I think that any biometric or RFID authentication technology should be combined with a PIN. It's just common sense to combine a secuity token that you posses with a PIN that you must memorize. This doesn't lead to perfect security, but it wraps the physical posession of an authentication token in another layer of security.

      The best argument that I can see for requiring a PIN is the ability to assign a "duress PIN" to users. A duress pin enables the security token holder to signal their distress when they are being forced to use their PIN under duress. For example, if someone held up at gunpoint and forced to use an ATM, they can enter the duress PIN. Use of the duress pin would signal the bank to notify the authorities that a robbery is in progress at a particular location. In a computer security environment, a duress PIN could be used to provide access to a honeypot network instead of the production network.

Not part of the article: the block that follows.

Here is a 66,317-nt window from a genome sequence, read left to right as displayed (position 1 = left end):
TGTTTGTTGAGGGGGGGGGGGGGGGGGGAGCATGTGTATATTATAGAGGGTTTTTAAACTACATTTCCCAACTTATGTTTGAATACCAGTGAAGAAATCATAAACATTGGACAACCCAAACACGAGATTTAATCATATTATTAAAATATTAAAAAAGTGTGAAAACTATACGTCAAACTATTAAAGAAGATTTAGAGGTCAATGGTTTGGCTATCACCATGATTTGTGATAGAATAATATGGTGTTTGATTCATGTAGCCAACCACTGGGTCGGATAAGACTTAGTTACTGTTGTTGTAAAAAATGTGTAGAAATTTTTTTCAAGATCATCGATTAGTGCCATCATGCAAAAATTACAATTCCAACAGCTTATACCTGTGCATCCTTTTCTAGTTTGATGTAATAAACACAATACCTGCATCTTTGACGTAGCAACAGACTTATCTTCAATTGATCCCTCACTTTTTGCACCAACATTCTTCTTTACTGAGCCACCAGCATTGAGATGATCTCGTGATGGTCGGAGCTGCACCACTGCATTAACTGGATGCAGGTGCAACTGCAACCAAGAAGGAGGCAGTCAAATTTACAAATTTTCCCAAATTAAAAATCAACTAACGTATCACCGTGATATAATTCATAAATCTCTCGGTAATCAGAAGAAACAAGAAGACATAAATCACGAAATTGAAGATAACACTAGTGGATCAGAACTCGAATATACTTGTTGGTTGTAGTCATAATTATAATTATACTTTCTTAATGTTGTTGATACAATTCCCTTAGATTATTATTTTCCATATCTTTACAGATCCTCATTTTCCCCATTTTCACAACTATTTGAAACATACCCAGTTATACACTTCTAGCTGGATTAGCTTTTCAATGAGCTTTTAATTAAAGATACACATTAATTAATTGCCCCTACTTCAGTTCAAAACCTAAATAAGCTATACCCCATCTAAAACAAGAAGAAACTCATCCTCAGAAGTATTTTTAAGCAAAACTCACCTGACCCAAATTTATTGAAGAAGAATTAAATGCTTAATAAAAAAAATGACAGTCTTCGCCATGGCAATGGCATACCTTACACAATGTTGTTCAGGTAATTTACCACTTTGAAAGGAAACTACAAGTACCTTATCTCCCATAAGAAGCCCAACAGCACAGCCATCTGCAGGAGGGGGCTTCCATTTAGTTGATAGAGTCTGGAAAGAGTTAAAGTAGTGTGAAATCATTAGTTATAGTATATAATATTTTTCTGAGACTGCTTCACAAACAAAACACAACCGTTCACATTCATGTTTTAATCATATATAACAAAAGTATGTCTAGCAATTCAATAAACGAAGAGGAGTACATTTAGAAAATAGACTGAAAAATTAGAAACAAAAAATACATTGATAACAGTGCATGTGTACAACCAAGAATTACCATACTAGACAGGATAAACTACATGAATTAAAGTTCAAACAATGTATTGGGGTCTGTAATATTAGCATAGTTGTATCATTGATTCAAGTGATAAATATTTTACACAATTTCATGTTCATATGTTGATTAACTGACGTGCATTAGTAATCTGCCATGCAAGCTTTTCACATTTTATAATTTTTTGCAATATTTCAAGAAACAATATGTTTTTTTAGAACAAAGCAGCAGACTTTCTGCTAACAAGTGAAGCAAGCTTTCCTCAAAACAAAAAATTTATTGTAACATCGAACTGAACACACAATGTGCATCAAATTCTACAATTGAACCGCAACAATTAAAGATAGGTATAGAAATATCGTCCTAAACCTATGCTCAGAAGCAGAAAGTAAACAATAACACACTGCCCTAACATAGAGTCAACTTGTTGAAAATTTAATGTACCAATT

• by tommck ( 69750 )
        There is no reason why a determined thief would prefer to remove an implanted RFID chip instead of removing an eyeball, a finger or a hand.

        Well, actually, many of the biometric devices out there can detect that a finger or hand or eyeball was removed from the body or is not alive. Many work on pulse detection, amongst other things.
        So, biometrics is more secure than a chip, unless it's got a blood pressure monitor built in or something.


  • by AnswerIs42 ( 622520 ) on Wednesday November 26, 2003 @09:12AM (#7567546) Homepage
    Have them implant the chip in your middle finger.

    You can flip people off and then say, "No, I wasn't giving you the bird, I was buying a Coke."

  • Speedpass (Score:2, Interesting)

    by rhs98 ( 513802 ) *
    Its kinda like the card in HongKong called octopus - Which is used on the MTR and in shops and busses. Its great and a neat idea - you just wave your walet over the reader and thats it.